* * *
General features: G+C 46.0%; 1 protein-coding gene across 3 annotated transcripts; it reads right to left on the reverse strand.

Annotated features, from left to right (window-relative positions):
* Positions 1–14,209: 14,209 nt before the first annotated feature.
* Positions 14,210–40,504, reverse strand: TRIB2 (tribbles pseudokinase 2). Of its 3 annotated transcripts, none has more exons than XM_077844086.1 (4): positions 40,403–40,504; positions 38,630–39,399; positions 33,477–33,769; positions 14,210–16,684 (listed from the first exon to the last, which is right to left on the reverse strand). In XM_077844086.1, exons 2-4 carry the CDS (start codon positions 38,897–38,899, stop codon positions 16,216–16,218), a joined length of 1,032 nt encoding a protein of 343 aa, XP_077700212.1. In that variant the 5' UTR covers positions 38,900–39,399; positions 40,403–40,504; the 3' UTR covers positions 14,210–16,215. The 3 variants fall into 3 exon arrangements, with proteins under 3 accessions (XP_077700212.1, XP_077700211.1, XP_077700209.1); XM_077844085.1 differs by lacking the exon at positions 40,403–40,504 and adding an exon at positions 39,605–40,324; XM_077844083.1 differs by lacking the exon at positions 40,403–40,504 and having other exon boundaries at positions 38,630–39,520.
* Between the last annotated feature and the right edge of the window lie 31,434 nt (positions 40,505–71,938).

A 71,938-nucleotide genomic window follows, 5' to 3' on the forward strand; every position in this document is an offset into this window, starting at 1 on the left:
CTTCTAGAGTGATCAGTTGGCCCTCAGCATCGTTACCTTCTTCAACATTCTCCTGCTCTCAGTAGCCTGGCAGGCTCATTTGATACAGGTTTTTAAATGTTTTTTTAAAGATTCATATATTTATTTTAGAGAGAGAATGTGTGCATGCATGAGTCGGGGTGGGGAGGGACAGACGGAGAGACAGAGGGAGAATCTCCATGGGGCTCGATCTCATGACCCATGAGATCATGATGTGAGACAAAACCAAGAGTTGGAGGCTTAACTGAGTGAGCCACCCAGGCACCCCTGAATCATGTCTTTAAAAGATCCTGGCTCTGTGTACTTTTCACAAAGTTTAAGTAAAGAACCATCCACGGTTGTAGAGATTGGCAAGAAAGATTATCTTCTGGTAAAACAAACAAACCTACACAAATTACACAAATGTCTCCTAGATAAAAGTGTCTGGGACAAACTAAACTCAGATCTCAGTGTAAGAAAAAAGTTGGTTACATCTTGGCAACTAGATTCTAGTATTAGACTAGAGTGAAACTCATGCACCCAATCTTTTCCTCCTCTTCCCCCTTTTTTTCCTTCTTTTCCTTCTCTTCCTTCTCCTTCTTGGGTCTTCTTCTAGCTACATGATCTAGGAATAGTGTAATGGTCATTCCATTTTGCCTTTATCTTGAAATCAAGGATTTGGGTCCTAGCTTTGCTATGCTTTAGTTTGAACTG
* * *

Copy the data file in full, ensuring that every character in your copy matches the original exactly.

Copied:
General features: G+C 46.0%; 1 protein-coding gene across 3 annotated transcripts; it reads right to left on the reverse strand.

Annotated features, from left to right (window-relative positions):
* Positions 1–14,209: 14,209 nt before the first annotated feature.
* Positions 14,210–40,504, reverse strand: TRIB2 (tribbles pseudokinase 2). Of its 3 annotated transcripts, none has more exons than XM_077844086.1 (4): positions 40,403–40,504; positions 38,630–39,399; positions 33,477–33,769; positions 14,210–16,684 (listed from the first exon to the last, which is right to left on the reverse strand). In XM_077844086.1, exons 2-4 carry the CDS (start codon positions 38,897–38,899, stop codon positions 16,216–16,218), a joined length of 1,032 nt encoding a protein of 343 aa, XP_077700212.1. In that variant the 5' UTR covers positions 38,900–39,399; positions 40,403–40,504; the 3' UTR covers positions 14,210–16,215. The 3 variants fall into 3 exon arrangements, with proteins under 3 accessions (XP_077700212.1, XP_077700211.1, XP_077700209.1); XM_077844085.1 differs by lacking the exon at positions 40,403–40,504 and adding an exon at positions 39,605–40,324; XM_077844083.1 differs by lacking the exon at positions 40,403–40,504 and having other exon boundaries at positions 38,630–39,520.
* Between the last annotated feature and the right edge of the window lie 31,434 nt (positions 40,505–71,938).

A 71,938-nucleotide genomic window follows, 5' to 3' on the forward strand; every position in this document is an offset into this window, starting at 1 on the left:
CTTCTAGAGTGATCAGTTGGCCCTCAGCATCGTTACCTTCTTCAACATTCTCCTGCTCTCAGTAGCCTGGCAGGCTCATTTGATACAGGTTTTTAAATGTTTTTTTAAAGATTCATATATTTATTTTAGAGAGAGAATGTGTGCATGCATGAGTCGGGGTGGGGAGGGACAGACGGAGAGACAGAGGGAGAATCTCCATGGGGCTCGATCTCATGACCCATGAGATCATGATGTGAGACAAAACCAAGAGTTGGAGGCTTAACTGAGTGAGCCACCCAGGCACCCCTGAATCATGTCTTTAAAAGATCCTGGCTCTGTGTACTTTTCACAAAGTTTAAGTAAAGAACCATCCACGGTTGTAGAGATTGGCAAGAAAGATTATCTTCTGGTAAAACAAACAAACCTACACAAATTACACAAATGTCTCCTAGATAAAAGTGTCTGGGACAAACTAAACTCAGATCTCAGTGTAAGAAAAAAGTTGGTTACATCTTGGCAACTAGATTCTAGTATTAGACTAGAGTGAAACTCATGCACCCAATCTTTTCCTCCTCTTCCCCCTTTTTTTCCTTCTTTTCCTTCTCTTCCTTCTCCTTCTTGGGTCTTCTTCTAGCTACATGATCTAGGAATAGTGTAATGGTCATTCCATTTTGCCTTTATCTTGAAATCAAGGATTTGGGTCCTAGCTTTGCTATGCTTTAGTTTGAACTG